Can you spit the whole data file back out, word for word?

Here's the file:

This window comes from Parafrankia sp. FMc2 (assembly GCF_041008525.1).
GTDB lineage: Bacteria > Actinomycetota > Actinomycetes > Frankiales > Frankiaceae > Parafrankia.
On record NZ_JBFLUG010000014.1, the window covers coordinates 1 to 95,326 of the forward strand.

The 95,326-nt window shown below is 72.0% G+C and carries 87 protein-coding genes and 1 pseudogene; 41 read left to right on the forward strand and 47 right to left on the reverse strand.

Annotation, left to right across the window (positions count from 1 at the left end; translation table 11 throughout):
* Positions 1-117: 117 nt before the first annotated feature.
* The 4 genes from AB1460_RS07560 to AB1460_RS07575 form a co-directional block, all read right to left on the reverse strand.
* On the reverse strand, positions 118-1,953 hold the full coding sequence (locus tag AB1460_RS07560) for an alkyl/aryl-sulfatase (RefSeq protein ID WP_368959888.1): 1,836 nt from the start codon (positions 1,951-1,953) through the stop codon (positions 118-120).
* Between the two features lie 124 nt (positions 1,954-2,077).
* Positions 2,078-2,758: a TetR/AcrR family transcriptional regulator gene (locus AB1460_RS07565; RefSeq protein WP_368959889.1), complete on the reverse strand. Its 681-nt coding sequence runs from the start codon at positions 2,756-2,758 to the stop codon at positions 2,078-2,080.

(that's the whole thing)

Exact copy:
This window comes from Parafrankia sp. FMc2 (assembly GCF_041008525.1).
GTDB lineage: Bacteria > Actinomycetota > Actinomycetes > Frankiales > Frankiaceae > Parafrankia.
On record NZ_JBFLUG010000014.1, the window covers coordinates 1 to 95,326 of the forward strand.

The 95,326-nt window shown below is 72.0% G+C and carries 87 protein-coding genes and 1 pseudogene; 41 read left to right on the forward strand and 47 right to left on the reverse strand.

Annotation, left to right across the window (positions count from 1 at the left end; translation table 11 throughout):
* Positions 1-117: 117 nt before the first annotated feature.
* The 4 genes from AB1460_RS07560 to AB1460_RS07575 form a co-directional block, all read right to left on the reverse strand.
* On the reverse strand, positions 118-1,953 hold the full coding sequence (locus tag AB1460_RS07560) for an alkyl/aryl-sulfatase (RefSeq protein ID WP_368959888.1): 1,836 nt from the start codon (positions 1,951-1,953) through the stop codon (positions 118-120).
* Between the two features lie 124 nt (positions 1,954-2,077).
* Positions 2,078-2,758: a TetR/AcrR family transcriptional regulator gene (locus AB1460_RS07565; RefSeq protein WP_368959889.1), complete on the reverse strand. Its 681-nt coding sequence runs from the start codon at positions 2,756-2,758 to the stop codon at positions 2,078-2,080.